Week II. Read again Mark 1.34 noting the same word demon. What becomes of that blindness noted last week? On this read 1 John 3.8 noting the line destroy the works of the devil. How does Christ do that? On this read John 1.5 noting the words shines, not and overcome. How does a shining light have such power? On this read Ephesians 5.11–13 noting the words expose, secret, visible and becomes. This goes back to the disguises noted earlier – and its deception and invisibility. There is a weakness, then, in demonism that cannot tolerate exposure. On this read Matthew 10.1 noting the words authority, over, cast and out. Note also the word greater in 1 John 4.4. Should we not then fear demons? On this read John 8.44 noting the words father, do, desires and lies. Does that mean we empower demons beyond their own intrinsic powers by enabling them? What is the chief ways we do that? On this read 2 Corinthians 2.17 noting the words word and peddler; and 4.2 nothing the words word and tamper. How bad is this of us to do?

Week III. Reread Mark 1.34 noting the line Jesus would not permit the demons to speak about him. Why not? On this read Acts 16.16–18 noting the words girl, divination, proclaim, salvation and out. Why was Paul annoyed with her? What was wrong with her saying these men are servants of the Most High, who proclaims to you the way of salvation? Was that a false statement? No, not at all. Why then not let her get the word out if it’s true? On this read Philippians 1.15–18 noting the words envy, rivalry, partisanship, pretense and rejoice. Are not these two cases alike? Well, note that divination is missing from the second one. So that is the game-changer or deal-breaker. That’s why in the first case the girl had to be silenced, but in the second case Paul’s rivals could speak and were even encouraged to do so. What’s so wrong with divination? On this read 2 Kings 17.7–18 noting the words sinned, secretly, idols, stubborn, divination and anger. What makes divination sinful? On this read Deuteronomy 18.10 noting the words divination and soothsaying – which means divination is about foretelling the future in order to find help in times of trouble. But this clashes with Psalm 121.2 that our help only comes from the Lord. Why is that a problem?

Week IV. Read Mark 1.34 one last time noting the word speak. So if the demons are forbidden to speak about Christ, who then can? On this read 1 Peter 3.13–17 noting the words zealous, reverence, defense, conscience and behavior. Why does the righteousness of Christ have to be matched by those who would want to speak on his behalf? Is there some sort of a validation going on here? On this read John 13.34–35 noting the words love, loved, know and if. How can that be? On this read 2 Corinthians 5.17 noting the category new creation. Does this newness prove Isaiah 55.11 that the word does not return… empty? Is that important to you? Why?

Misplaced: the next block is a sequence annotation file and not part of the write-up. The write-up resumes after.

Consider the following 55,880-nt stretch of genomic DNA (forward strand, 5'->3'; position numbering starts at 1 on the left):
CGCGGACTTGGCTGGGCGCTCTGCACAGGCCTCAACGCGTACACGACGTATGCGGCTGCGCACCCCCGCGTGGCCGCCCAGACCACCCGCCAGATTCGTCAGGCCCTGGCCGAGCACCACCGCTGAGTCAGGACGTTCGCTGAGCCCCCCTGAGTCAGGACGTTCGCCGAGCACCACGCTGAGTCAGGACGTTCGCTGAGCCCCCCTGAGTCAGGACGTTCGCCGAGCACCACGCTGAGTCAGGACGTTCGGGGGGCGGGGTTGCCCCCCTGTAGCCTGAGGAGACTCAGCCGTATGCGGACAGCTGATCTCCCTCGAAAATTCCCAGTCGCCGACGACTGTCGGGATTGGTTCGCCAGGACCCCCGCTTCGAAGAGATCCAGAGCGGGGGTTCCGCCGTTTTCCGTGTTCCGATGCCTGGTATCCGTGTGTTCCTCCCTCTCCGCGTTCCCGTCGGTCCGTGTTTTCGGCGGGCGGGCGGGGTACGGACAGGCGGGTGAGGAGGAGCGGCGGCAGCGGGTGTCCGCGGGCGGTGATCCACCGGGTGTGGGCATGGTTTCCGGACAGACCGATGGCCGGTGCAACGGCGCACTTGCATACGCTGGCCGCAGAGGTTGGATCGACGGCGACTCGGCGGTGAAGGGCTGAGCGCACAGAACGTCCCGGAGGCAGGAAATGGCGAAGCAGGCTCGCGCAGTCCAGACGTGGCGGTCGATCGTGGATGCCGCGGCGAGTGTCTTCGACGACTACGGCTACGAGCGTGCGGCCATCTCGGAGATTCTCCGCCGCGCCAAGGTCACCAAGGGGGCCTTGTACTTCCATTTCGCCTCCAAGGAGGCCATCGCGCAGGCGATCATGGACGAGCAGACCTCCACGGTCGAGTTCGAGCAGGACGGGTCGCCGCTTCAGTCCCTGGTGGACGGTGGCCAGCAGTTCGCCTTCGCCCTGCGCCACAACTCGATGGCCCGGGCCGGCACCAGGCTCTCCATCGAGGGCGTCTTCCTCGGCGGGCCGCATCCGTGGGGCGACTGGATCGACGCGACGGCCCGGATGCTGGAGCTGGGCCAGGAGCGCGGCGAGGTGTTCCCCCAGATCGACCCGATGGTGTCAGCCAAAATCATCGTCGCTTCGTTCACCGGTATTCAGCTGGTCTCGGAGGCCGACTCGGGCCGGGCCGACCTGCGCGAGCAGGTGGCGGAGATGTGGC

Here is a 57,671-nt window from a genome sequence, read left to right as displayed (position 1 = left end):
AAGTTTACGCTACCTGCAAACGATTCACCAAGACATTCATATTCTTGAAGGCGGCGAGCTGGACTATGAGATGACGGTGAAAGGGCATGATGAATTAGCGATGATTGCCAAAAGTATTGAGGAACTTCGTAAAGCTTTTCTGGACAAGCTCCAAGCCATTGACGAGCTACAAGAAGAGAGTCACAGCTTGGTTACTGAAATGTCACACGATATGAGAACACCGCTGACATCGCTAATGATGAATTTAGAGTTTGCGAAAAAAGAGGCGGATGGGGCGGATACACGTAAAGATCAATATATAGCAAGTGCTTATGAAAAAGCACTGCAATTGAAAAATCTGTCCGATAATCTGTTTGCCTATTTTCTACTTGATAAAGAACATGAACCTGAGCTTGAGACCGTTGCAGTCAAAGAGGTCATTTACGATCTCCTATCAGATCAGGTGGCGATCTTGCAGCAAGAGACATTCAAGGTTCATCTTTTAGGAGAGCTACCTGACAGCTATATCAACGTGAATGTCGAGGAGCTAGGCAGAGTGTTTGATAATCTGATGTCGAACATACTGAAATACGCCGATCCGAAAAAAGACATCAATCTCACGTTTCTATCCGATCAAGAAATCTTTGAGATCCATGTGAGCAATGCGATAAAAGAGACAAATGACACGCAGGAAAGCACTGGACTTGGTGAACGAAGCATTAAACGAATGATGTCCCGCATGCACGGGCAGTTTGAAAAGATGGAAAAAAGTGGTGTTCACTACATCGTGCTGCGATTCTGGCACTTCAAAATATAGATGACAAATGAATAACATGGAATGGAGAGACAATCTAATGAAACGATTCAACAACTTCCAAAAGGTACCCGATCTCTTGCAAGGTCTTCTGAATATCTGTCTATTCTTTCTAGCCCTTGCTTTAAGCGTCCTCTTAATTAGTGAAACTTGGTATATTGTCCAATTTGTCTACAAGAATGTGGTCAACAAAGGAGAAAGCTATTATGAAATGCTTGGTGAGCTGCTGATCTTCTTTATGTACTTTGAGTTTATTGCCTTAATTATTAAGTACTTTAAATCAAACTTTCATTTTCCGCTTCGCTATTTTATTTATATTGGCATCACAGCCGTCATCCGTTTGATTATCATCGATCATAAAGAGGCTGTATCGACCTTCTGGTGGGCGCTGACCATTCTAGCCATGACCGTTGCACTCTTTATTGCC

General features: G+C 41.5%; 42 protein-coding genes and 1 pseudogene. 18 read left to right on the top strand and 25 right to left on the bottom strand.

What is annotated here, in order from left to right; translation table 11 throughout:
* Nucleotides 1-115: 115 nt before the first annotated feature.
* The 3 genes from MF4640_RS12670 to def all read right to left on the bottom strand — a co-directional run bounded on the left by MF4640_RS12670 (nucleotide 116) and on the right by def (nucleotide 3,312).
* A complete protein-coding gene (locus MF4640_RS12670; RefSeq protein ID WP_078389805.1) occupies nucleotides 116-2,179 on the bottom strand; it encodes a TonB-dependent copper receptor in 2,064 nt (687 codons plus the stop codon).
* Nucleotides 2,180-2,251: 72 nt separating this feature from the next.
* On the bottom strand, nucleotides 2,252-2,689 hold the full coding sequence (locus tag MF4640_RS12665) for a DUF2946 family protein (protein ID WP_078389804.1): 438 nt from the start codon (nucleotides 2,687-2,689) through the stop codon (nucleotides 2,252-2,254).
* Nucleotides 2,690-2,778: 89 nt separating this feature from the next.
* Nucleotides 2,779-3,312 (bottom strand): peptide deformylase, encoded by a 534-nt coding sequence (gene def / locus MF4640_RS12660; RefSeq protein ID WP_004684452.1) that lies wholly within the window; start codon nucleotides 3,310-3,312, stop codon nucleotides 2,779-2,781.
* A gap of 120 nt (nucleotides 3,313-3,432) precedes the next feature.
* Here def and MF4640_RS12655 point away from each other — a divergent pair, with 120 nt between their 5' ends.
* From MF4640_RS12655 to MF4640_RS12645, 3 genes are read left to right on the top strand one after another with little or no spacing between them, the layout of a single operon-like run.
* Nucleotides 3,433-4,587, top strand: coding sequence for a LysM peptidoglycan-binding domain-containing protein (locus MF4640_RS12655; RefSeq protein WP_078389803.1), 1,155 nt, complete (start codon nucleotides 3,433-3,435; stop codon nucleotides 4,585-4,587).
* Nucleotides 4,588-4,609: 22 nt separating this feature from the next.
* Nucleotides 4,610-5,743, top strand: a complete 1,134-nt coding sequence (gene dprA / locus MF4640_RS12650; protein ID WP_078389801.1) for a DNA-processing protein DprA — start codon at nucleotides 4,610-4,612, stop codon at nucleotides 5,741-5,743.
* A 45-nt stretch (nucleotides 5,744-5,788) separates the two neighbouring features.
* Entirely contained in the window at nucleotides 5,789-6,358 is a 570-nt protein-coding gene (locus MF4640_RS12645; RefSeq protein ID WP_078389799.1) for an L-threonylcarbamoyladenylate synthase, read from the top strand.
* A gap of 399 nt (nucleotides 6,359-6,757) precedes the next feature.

Remember in prayer before God those whom He has made your

brothers and sisters through baptism.

Marlis Ormiston, Linda Olson, Mariann Petersen, Evelyn Coy, Eileen Nestoss, Tabitha Anderson, Bob & Barbara Schorn, Ion Ceaicovschi, Celia Balderston, The PLU Music Faculty, Mike Harty, Leonard Richter, Esther Ko, Tim Chadwick, Linda LeGrande, Heidi Anderson, Shirley Domory, Matt Anderson, Curtis Storbakken, Jordan Corbin, Sheila Feichtner, Angel Lynn, Linda Anderson, Josh Carling, Taylor Toth, David Pete, Jim Olson, Margeen & Chris Boyer, Rick Collins, Linda Hagen, Mira Frohnmayer, Lee Thoren those infants and families affected by the Zika virus, the great migration from the Near East into Europe and other parts of the world, our presidential year, and our police forces. 

     Pray for the shut-ins that the light of Christ may give them joy: Florence Jenkins, C. J. Christian, Louis Koser, Anelma Meeks, Dorothy Ryder, Lillian Schneider, Crystal Tudor, Nora Vanhala, Elmer & June Wittman, Bill Wright.

     Pray for those mourning over death:  Pray that God will bear their grief and lift their hearts:  Pray for Lynn Hopson and family on the death of her mother, Dee Grenier.

     Pray for our bishops Elizabeth Eaton and Brian Kirby Unti, our pastor Ronald Marshall, our deacon Dean Hard and our cantor Andrew King, that they may be strengthened in  faith, love and the holy office to which they have been called.

     Pray that God would give us hearts which find joy in service and in celebration of Stewardship.  Pray that God would work within you to become a good steward of your time, your talents and finances.  Pray to strengthen the Stewardship of our congregation in these same ways.

     Pray for the hungry, ignored, abused, and homeless this November.  Pray for the mercy of God for these people, and for all in Christ's church to see and help those who are in distress.

     Pray for our sister congregation:  El Camino de Emmaus in the Skagit Valley that God may bless and strengthen their ministry.  Also, pray for our parish and it's ministry.

     Pray that God will bless you through the lives of the saints:  Saint Andrew, the Apostle.



A Treasury of Prayers


God in heaven, teach me to stand more boldly on your side, to face the world and all the enemies of the Church more courageously, and not become dismayed by any storms of temptation; may my eyes be steadfastly fixed on you in fearless faith; may I trust you with perfect confidence that you will keep me, save me, and bring me through by the power of your grace and the riches of your mercy. In Jesus’ name I pray. Amen.

            [For All the Saints I:262, altered]